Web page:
What to Eat in London (even if you’re not an Olympic athlete)

So now that Michael Phelps is now the half man-half fish with the most num­ber of gold medals in the world, can we go back to mar­veling over the calo­ries he con­sumes while train­ing (pre­sum­ably with­out the munchies)? Turns out, his 12,000 calo­ries he was pur­port­edly eat­ing a day is just a myth! (sadly, not a myth? That Phelps lis­tens to Skill-rex and Afro­jax to get pumped up for meets. No account­ing for a jock’s taste, I guess).

At any rate, if the 12,000 calo­rie day was true, I’d imag­ine in Lon­don it’s not hard to fill those caloric needs. Espe­cially at breakfast.

Dean Street Town­house is a quiet inn that serves the clas­sic full Eng­lish break­fast. It’s a break­fast I’d made a thou­sand times before in NOT Eng­land: a cou­ple of fried or poached eggs, bacon (aka “streaky bacon”), sausages, grilled toma­toes and mush­rooms, beans and toast. It’s my tra­di­tional St. Patrick’s Day pre-drinking meal, as well as a stan­dard rem­edy for the hang­over post-drinking hol­i­day. The din­ing room of Dean Street Town­house is dimly lit,with a dark wooded bar anchor­ing the space. It’s totally com­fort­able to sit and eat alone at the cozy tables, cov­ered with white linen, bot­tles of HP sauce at the ready.

Here’s my very first, legitimately-in-England full Eng­lish breakfast.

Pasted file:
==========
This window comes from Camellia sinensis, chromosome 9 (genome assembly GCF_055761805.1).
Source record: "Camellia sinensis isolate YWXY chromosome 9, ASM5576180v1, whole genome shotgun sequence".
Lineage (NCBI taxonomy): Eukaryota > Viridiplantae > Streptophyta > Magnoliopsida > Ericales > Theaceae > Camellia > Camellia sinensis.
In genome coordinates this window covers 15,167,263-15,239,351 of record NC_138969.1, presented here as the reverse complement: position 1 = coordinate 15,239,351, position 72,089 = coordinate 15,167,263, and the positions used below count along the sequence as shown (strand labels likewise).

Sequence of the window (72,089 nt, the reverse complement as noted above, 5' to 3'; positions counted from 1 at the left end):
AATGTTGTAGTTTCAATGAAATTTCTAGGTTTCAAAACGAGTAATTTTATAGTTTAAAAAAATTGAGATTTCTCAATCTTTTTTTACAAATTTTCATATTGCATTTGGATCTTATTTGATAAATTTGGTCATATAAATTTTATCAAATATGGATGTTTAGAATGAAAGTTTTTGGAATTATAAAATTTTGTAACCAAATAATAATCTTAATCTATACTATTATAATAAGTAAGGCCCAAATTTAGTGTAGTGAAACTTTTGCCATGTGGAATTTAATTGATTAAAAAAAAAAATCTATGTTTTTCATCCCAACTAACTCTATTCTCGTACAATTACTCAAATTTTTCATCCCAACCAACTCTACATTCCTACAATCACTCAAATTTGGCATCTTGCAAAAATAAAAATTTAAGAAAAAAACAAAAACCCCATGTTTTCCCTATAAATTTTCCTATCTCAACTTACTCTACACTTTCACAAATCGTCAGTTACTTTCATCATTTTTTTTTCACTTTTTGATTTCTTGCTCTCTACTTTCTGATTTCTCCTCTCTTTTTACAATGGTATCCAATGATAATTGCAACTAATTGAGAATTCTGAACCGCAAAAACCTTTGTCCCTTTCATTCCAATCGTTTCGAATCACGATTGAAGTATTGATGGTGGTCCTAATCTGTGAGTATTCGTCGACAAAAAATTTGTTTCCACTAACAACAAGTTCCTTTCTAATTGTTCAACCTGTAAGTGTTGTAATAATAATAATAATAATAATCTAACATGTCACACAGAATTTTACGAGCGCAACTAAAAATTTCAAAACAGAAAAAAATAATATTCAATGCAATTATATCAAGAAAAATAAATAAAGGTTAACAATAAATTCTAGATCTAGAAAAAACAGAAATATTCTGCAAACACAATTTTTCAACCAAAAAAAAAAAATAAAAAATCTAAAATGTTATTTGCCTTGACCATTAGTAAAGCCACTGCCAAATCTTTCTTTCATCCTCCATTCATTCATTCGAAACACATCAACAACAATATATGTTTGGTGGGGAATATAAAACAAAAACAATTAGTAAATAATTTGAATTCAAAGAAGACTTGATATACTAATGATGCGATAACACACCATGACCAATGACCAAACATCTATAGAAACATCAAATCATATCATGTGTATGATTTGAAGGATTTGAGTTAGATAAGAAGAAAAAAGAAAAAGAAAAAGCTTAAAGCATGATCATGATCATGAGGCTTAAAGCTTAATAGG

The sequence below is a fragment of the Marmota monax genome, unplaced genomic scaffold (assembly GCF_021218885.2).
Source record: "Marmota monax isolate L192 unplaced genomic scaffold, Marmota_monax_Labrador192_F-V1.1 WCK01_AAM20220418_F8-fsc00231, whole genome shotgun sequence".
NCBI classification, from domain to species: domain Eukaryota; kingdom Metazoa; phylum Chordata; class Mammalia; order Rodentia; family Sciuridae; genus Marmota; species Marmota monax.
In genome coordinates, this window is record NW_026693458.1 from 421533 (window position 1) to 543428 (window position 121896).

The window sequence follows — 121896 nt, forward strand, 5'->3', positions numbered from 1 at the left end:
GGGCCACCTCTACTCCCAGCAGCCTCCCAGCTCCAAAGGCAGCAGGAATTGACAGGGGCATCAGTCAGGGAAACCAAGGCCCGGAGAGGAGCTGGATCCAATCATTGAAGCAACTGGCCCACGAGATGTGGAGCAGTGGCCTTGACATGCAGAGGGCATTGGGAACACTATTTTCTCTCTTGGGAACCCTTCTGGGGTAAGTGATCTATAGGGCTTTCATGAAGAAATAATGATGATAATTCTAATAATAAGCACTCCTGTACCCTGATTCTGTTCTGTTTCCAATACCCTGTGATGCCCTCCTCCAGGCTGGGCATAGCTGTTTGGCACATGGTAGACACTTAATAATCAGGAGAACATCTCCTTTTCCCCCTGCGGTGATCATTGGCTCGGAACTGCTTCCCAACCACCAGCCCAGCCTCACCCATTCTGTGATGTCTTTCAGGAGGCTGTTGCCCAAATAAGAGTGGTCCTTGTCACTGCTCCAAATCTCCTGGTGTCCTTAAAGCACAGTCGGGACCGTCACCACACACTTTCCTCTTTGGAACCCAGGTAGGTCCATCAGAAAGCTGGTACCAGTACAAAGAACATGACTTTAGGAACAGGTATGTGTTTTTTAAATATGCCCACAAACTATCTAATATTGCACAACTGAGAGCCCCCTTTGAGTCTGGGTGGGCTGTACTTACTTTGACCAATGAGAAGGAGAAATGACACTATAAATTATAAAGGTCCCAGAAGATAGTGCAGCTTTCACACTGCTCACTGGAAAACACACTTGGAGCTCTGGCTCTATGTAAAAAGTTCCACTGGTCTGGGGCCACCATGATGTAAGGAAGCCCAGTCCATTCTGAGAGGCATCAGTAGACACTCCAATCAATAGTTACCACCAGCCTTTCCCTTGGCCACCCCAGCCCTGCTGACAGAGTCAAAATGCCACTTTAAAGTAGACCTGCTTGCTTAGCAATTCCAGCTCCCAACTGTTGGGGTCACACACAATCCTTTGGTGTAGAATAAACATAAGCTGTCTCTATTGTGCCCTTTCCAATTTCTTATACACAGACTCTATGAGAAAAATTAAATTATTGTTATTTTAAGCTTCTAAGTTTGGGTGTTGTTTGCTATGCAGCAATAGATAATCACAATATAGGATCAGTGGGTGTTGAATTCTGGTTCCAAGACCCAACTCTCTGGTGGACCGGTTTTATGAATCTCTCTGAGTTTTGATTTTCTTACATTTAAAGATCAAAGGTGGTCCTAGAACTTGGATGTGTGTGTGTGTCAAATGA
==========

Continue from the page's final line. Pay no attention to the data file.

Oh! Some­thing that was rel­a­tively new to me was real black pud­ding. I’d encoun­tered it in Irish pubs where the full Eng­lish was a spe­cialty, but I never quite trusted it, and I never both­ered with hunt­ing it down for my own attempts at home. Some things are just bet­ter left eaten in their home­land. Dean Street Townhouse’s black pud­ding was well sea­soned with a creamy/gritty tex­ture, like you’d scooped a bit of ground flaxseed into savory rice pud­ding and made force­meat. And col­ored it black. I kind of enjoyed the coarse texture.The tra­di­tional sausage, or bangers, had a tex­ture unlike any Amer­i­can sausage I’d encoun­tered. It had a finer grind that gave the link an airy and light con­sis­tency. The fla­vor was sub­tle, with lots of black pep­per, but lack­ing the strong cured salti­ness I’m accus­tomed to. [Read more…]